Helmut Thielicke, A Little Exercise for Young Theologians, p. 37
While most people consider feeling supremely important, I hope you will have discovered that what you think about love will control your behavior, and that the desired feelings will come as a result of the right thinking and the right actions.
Ed Wheat, Love Life for Every Married Couple, p. 54
“Unless the church of the West begins to understand this (mission as a permanent and instrinsic dimension of the church’s life, “The church exists by mission, just as fire exists by burning.”), and unless we develop a missionary theology, not just a theology of mission, we will not achieve more than merely patch up the church. We are in need of a missiological agenda for theology, not just a theological agenda for mission; for theology, rightly understood, has no reason to exist other than critically to accompany the missio Dei.”
David Bosch, p.32
It is necessary to be disengaged from all we feel and do in order to walk with God in the duty of the present moment.
Jean-Pierre De Caussade, The Sacrament of the Present Moment, p. 15
True love does not result in obsession or possession, but in submission.

Bottom line:  Read the first chapter and scan the rest of the book.   


“The Missional Church in Perspective:  Mapping Trends and Shaping the Conversation” by Craig Van Gelder and Dwight J. Zscheile, is important for its rehearsal of the historical development of the missional movement.  Equally important are the key theological concepts of the movement drawn out of this historical retelling.   The book also offers  a helpful way to begin to untangle the variety of uses of “missional” in present literature.  It is, however, much less successful in its attempts to shape the conversation.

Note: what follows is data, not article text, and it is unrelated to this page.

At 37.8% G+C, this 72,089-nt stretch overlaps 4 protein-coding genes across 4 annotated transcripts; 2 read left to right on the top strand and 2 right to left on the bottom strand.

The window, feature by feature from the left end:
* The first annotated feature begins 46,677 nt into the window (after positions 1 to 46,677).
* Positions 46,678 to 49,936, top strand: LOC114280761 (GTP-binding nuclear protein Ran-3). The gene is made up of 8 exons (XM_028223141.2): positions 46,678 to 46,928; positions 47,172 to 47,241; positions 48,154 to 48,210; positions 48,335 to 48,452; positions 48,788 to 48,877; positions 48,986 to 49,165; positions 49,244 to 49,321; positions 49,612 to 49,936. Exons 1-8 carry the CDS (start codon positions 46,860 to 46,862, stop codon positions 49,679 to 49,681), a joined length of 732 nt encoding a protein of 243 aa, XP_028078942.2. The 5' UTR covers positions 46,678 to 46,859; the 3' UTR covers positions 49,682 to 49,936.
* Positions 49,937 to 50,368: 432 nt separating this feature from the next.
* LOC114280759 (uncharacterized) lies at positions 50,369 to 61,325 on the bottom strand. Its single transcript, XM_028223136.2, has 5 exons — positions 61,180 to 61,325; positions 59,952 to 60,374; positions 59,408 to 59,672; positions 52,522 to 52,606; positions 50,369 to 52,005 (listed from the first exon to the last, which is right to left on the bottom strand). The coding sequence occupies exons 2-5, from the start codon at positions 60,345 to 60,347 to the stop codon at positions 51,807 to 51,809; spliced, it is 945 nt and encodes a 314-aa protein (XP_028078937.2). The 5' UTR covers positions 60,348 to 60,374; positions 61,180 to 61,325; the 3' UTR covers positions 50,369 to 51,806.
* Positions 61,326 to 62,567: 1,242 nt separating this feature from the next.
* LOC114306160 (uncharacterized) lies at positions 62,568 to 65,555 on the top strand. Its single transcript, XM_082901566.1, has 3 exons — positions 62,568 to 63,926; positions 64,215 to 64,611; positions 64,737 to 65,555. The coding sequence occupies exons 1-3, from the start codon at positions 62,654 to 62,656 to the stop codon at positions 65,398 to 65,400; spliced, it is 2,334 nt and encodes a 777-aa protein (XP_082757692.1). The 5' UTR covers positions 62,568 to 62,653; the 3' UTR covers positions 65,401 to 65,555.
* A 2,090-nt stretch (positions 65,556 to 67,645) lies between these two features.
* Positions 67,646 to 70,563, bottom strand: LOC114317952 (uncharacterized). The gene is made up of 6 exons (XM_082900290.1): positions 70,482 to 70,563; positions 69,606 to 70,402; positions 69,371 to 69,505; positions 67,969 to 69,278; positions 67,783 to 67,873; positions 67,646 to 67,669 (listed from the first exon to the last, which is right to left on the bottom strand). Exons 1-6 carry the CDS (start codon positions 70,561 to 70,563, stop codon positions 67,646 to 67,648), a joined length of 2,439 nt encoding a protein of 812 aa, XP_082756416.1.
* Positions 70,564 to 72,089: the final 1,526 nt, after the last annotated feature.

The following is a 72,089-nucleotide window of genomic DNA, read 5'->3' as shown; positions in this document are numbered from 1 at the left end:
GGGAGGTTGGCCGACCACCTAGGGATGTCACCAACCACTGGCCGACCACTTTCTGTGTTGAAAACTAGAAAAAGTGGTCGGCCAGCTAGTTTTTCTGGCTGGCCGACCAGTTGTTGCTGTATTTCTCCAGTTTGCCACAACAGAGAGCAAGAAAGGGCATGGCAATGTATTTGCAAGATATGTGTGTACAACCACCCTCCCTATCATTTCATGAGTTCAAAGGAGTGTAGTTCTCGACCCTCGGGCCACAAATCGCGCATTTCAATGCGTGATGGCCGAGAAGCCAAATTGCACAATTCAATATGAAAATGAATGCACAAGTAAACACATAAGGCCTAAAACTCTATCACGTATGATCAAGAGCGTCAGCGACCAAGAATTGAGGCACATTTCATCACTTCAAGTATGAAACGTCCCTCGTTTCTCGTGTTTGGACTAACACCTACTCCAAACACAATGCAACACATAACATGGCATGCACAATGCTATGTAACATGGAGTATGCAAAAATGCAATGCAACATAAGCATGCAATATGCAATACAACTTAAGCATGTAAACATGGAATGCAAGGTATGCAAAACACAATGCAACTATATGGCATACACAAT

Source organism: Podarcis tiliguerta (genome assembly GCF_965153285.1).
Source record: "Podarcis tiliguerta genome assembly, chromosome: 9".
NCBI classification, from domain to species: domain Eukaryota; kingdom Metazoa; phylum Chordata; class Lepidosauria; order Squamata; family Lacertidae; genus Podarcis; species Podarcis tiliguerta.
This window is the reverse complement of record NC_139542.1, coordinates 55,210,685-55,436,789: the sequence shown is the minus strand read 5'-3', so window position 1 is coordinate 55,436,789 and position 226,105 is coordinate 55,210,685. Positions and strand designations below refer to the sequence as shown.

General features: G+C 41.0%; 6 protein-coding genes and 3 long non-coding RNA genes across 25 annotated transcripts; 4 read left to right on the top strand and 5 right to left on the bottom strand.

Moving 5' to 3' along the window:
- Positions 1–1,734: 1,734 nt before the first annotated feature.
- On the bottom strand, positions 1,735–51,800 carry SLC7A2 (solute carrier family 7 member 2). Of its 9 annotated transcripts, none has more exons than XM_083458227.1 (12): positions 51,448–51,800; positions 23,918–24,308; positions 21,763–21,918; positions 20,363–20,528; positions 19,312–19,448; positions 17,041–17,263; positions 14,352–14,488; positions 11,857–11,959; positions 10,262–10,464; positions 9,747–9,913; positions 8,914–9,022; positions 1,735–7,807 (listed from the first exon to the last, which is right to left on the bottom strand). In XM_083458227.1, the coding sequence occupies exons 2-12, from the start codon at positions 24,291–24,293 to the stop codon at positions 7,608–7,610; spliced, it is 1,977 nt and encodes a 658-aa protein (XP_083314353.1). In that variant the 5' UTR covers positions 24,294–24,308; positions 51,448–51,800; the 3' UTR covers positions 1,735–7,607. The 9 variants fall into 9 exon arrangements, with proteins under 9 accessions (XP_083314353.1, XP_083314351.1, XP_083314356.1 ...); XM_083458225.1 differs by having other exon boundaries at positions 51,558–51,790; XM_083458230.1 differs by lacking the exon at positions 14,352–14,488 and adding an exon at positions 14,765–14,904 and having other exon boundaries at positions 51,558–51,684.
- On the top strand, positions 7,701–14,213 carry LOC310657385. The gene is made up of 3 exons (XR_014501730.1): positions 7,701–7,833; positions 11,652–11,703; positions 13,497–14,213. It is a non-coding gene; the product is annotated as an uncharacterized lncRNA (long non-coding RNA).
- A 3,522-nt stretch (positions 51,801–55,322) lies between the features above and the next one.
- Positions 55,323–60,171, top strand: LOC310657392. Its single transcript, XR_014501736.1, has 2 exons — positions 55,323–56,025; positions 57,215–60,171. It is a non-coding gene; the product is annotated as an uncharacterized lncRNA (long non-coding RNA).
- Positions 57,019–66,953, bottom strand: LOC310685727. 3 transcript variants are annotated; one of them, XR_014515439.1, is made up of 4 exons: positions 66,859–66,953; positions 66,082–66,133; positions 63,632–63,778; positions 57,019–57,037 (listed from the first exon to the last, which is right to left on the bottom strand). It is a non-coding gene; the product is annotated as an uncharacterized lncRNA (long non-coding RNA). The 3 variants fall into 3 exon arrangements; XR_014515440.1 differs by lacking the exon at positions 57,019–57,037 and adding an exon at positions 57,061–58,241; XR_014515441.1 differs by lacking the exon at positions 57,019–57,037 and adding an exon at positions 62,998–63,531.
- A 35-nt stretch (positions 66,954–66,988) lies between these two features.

The authors begin by acknowledging the present confusion in the missional conversation.  They make a point of contrasting their interpretation of the situation with others who have expressed their frustration.  They tell us that they, instead, see the lack of clarity as a display of the “inherent elasticity that allows it to be understood in a variety of ways.”  (p. 3)  They then set out, in part I, (written primarily by Van Gelder) to organize this movement through a historical summary, a critical evaluation of a seminal text in the field and a map of the various uses of the term today.


The history of the movement (p. 18-25) is very helpful.  It “connects the dots” from the Reformation to the present.  One interesting aspect of this retelling is the way in which divisions among participants are lamented as the loss of an important perspective in the missional dialogue.  This leads to the hope, expressed in a number of ways in this first section, that the present missional discussion will continue to draw together a wide group of Christians under a new “missional” paradigm.  (p. 34)